Have you checked your posture lately. What would people say about your body language when you walk into a crowded room? If you glanced in the mirror (which I’m sure you never do) at some unsuspecting moment and didn’t change a thing would you see a powerful, confident and commanding leader or a slouchy push over?
Did you know that your body language can affect your testosterone and confidence levels, and that both can radically affect your success in the workplace and beyond? Power-posturing or “posing” can have positive impact not only on your hormone levels but also on your interactions with other people. Holding an open, expansive posture for just a few minutes a day, can significantly increase your testosterone and confidence levels.
A 2010 study by researchers Carney, Yap, and Cuddy1 more than indicate that so-called power-posing or posturing actually increases your body’s levels of testosterone while decreasing levels of cortisol (negative catabolic hormone associated with aging and disease). This means that you not only look and feel more powerful, but you actually are physically powerful.
So what are the benefits of power-posing?
Holding a power-pose for at least two minutes has been shown to cause others to perceive us as more confident and capable. This can have a profound effect on how others interact with us.
For example, one 2012 Harvard study2 found that power-posing “affects participants‘ presentation quality during a job interview, which influences judges‘ evaluations and hiring decisions,” and that, “The high-power posers, in contrast to low-power posers, appeared to better maintain their composure, project more confidence, and present more captivating and enthusiastic speeches, in turn leading to higher overall performance evaluations.”
In other words, people who power-posed before an interview saw more positive ratings and were more likely to be hired than were people who did not pose before the interview.
Making a habit of power-posing before any stressful, challenging or demanding situation is a great way to increase confidence, and thereby increase your success. And it’s easy – a power-pose can be held for just a few minutes each day, whether in the bathroom, at home before work, or in your office before a meeting.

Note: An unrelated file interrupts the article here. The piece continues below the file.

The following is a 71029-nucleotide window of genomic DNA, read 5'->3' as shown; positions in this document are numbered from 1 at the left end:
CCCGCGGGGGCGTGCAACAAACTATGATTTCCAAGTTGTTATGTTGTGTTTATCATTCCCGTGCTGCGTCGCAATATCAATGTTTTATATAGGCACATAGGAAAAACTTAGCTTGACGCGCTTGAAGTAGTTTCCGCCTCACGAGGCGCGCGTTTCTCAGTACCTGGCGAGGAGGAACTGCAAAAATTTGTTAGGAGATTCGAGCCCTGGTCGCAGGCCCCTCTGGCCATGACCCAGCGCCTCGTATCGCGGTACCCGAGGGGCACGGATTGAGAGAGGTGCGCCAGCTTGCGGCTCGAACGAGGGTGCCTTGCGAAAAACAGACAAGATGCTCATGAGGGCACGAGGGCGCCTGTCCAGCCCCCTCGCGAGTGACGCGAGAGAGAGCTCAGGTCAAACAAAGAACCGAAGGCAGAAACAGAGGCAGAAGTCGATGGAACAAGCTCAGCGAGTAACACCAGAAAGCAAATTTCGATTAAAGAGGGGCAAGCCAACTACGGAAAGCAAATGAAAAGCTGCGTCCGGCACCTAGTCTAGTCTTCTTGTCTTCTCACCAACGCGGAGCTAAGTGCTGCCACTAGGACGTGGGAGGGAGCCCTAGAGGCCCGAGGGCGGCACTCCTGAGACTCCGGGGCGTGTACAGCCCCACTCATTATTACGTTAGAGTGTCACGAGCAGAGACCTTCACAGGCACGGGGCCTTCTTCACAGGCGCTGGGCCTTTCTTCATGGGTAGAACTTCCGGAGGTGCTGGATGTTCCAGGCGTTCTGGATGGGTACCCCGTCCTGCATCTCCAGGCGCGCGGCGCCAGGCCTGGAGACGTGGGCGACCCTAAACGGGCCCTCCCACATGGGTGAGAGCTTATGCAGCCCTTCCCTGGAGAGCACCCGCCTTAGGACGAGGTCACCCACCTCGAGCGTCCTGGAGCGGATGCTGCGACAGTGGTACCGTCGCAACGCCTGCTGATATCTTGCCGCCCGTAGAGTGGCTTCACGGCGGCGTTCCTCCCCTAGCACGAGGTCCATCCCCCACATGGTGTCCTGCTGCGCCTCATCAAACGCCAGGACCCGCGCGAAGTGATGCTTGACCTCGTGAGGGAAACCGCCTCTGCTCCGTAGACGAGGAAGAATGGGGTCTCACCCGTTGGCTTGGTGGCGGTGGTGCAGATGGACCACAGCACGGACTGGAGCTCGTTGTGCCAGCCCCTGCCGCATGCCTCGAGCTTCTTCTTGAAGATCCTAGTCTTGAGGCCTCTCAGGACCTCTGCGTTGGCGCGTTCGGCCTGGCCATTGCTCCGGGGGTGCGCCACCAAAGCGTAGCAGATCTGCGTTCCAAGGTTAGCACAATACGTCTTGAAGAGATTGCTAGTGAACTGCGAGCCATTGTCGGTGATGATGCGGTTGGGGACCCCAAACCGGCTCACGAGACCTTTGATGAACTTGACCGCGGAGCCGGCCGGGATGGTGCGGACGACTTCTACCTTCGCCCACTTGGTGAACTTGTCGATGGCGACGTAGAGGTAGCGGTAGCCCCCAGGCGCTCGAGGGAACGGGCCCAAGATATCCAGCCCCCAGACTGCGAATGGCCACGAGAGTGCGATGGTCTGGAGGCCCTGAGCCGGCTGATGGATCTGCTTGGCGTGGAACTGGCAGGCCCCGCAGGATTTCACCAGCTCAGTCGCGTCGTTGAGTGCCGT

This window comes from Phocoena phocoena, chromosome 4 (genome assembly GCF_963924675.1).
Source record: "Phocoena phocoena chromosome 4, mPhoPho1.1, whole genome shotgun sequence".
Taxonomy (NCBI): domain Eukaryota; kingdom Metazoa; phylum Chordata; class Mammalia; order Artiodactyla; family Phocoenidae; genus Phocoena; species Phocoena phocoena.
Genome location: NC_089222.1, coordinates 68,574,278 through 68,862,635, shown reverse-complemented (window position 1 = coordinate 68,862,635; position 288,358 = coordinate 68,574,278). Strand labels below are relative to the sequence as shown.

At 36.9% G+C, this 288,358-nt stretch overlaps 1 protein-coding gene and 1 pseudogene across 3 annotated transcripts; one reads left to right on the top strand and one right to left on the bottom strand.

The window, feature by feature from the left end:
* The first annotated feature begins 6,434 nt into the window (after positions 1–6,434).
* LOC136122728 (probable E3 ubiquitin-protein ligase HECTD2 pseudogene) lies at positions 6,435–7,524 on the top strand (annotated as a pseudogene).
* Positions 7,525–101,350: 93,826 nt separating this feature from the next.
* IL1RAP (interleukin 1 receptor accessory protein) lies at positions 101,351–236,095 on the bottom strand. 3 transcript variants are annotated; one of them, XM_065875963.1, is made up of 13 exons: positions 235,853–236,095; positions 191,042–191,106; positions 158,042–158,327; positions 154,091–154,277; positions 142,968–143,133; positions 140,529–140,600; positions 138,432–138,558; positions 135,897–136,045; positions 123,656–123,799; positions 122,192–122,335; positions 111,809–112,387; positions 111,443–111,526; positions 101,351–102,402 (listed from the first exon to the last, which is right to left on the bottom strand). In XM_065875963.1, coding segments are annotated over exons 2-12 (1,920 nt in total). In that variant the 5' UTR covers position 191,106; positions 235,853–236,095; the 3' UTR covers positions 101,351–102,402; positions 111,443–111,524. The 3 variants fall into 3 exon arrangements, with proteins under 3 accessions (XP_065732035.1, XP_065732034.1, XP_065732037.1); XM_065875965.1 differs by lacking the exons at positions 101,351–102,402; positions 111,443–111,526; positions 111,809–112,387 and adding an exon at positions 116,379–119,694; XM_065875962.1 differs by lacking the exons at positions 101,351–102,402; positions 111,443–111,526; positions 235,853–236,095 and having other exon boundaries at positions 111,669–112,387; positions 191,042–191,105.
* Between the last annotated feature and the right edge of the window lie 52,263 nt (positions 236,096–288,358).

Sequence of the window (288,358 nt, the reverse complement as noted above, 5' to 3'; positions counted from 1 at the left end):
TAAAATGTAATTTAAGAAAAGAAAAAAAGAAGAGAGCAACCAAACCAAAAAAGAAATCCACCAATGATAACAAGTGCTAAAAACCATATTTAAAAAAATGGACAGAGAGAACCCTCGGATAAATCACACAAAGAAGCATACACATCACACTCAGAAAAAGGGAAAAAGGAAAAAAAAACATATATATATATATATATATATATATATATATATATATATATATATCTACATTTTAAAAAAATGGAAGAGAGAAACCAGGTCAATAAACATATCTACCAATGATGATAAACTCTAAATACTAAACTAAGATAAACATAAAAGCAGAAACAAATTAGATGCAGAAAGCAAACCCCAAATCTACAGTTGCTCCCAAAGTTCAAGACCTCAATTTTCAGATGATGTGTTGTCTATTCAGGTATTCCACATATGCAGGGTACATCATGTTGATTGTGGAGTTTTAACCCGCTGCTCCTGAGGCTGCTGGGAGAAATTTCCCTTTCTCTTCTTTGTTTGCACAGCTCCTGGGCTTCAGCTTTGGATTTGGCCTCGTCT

Other Unconventional Ways to Boost Testosterone
Low testosterone levels are correlated with decreased confidence, drive, ability to concentrate, and cognitive abilities3.
As shown by studies published in the Journal of Hormones and Behavior4, the European Journal of Applied Physiology5 and elsewhere, prolonged stress produces cortisol, which reduces T levels. So take breaks and play sports, go for a walk, meditate, do yoga or do whatever else de-stresses you.
The International Journal of Sports Medicine found that, in young men, a six-second bout of sprinting increased serum total testosterone levels. Levels remained elevated during recovery.
Numerous studies have shown that resistance training is a powerful stimulant for testosterone production. So – if you are physically able – be sure to lift heavy things every now and again.
The rest intervals between sets can also stimulate different hormonal responses. A study published in the Journal of Strength & Conditioning Research6 found that resting 90 seconds between squat and bench press sets boosted post-workout T-levels the most.
The Journal of the American Medical Association reports that lack of sleep dramatically lowers testosterone7 in healthy young men. Peak testosterone levels coincide with rapid-eye movement (REM) sleep onset8. Getting 7-8 hours sleep a night – to make sure you get your REM sleep – will boost your T levels. I reserve the rite to nap!
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(1) Power Posing: Brief Nonverbal Displays Affect Neuroendocrine Level & Risk Tolerance PDF
(2) The Benefit of Power Posing Before a High-Stakes Social Evaluation PDF
(3) Emotions and Weight Affect Testosterone Levels
(4) Stress Hormones Blocks Testosterone’s Effects
(5) Relationship Between Stress Hormones and Testosterone with Prolonged Endurance Exercise
(6) Effects of Very Short Rest Periods on Hormonal Responses to Resistance Exercise in Men
(7) Sleep Loss Dramatically Lowers Testosterone in Healthy Young Men
(8) The Effects of Testosterone on Sleep and Sleep-Disordered Breathing in Men: Its Bidirectional Interaction with Erectile Function